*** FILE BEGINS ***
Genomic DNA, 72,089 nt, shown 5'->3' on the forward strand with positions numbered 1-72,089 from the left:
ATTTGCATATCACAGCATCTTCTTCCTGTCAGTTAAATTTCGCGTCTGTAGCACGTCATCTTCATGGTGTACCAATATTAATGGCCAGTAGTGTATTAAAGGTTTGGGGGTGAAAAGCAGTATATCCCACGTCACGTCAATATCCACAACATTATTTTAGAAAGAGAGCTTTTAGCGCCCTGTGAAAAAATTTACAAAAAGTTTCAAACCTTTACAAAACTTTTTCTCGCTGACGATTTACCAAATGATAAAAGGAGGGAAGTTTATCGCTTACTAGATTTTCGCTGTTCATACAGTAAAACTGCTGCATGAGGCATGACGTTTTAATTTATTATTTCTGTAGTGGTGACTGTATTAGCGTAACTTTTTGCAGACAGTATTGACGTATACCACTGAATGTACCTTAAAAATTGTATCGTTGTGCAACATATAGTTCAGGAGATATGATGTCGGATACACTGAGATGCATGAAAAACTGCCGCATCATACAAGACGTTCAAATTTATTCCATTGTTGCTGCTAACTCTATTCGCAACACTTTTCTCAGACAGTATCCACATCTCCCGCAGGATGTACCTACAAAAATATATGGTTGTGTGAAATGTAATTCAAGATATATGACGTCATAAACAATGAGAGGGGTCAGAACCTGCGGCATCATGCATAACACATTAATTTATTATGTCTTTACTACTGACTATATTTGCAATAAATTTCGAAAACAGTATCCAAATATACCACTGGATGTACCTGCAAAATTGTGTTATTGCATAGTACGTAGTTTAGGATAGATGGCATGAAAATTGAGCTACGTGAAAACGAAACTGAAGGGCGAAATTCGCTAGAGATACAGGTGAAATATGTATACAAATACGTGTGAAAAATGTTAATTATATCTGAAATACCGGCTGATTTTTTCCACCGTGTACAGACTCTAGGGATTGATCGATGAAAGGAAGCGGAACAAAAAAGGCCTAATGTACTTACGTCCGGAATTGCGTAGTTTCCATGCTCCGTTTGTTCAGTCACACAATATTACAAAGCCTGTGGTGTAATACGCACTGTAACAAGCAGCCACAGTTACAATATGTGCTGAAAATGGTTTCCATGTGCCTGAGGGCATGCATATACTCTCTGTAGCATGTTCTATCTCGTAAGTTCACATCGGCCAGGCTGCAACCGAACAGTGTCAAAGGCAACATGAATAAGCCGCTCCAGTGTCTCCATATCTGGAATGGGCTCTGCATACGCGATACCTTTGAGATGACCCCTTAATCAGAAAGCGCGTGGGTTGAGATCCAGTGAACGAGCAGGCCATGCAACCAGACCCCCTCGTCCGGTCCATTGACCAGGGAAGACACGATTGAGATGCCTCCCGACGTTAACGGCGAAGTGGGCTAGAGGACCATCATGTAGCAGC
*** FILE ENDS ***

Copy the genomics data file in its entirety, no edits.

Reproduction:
Genomic DNA, 72,089 nt, shown 5'->3' on the forward strand with positions numbered 1-72,089 from the left:
ATTTGCATATCACAGCATCTTCTTCCTGTCAGTTAAATTTCGCGTCTGTAGCACGTCATCTTCATGGTGTACCAATATTAATGGCCAGTAGTGTATTAAAGGTTTGGGGGTGAAAAGCAGTATATCCCACGTCACGTCAATATCCACAACATTATTTTAGAAAGAGAGCTTTTAGCGCCCTGTGAAAAAATTTACAAAAAGTTTCAAACCTTTACAAAACTTTTTCTCGCTGACGATTTACCAAATGATAAAAGGAGGGAAGTTTATCGCTTACTAGATTTTCGCTGTTCATACAGTAAAACTGCTGCATGAGGCATGACGTTTTAATTTATTATTTCTGTAGTGGTGACTGTATTAGCGTAACTTTTTGCAGACAGTATTGACGTATACCACTGAATGTACCTTAAAAATTGTATCGTTGTGCAACATATAGTTCAGGAGATATGATGTCGGATACACTGAGATGCATGAAAAACTGCCGCATCATACAAGACGTTCAAATTTATTCCATTGTTGCTGCTAACTCTATTCGCAACACTTTTCTCAGACAGTATCCACATCTCCCGCAGGATGTACCTACAAAAATATATGGTTGTGTGAAATGTAATTCAAGATATATGACGTCATAAACAATGAGAGGGGTCAGAACCTGCGGCATCATGCATAACACATTAATTTATTATGTCTTTACTACTGACTATATTTGCAATAAATTTCGAAAACAGTATCCAAATATACCACTGGATGTACCTGCAAAATTGTGTTATTGCATAGTACGTAGTTTAGGATAGATGGCATGAAAATTGAGCTACGTGAAAACGAAACTGAAGGGCGAAATTCGCTAGAGATACAGGTGAAATATGTATACAAATACGTGTGAAAAATGTTAATTATATCTGAAATACCGGCTGATTTTTTCCACCGTGTACAGACTCTAGGGATTGATCGATGAAAGGAAGCGGAACAAAAAAGGCCTAATGTACTTACGTCCGGAATTGCGTAGTTTCCATGCTCCGTTTGTTCAGTCACACAATATTACAAAGCCTGTGGTGTAATACGCACTGTAACAAGCAGCCACAGTTACAATATGTGCTGAAAATGGTTTCCATGTGCCTGAGGGCATGCATATACTCTCTGTAGCATGTTCTATCTCGTAAGTTCACATCGGCCAGGCTGCAACCGAACAGTGTCAAAGGCAACATGAATAAGCCGCTCCAGTGTCTCCATATCTGGAATGGGCTCTGCATACGCGATACCTTTGAGATGACCCCTTAATCAGAAAGCGCGTGGGTTGAGATCCAGTGAACGAGCAGGCCATGCAACCAGACCCCCTCGTCCGGTCCATTGACCAGGGAAGACACGATTGAGATGCCTCCCGACGTTAACGGCGAAGTGGGCTAGAGGACCATCATGTAGCAGC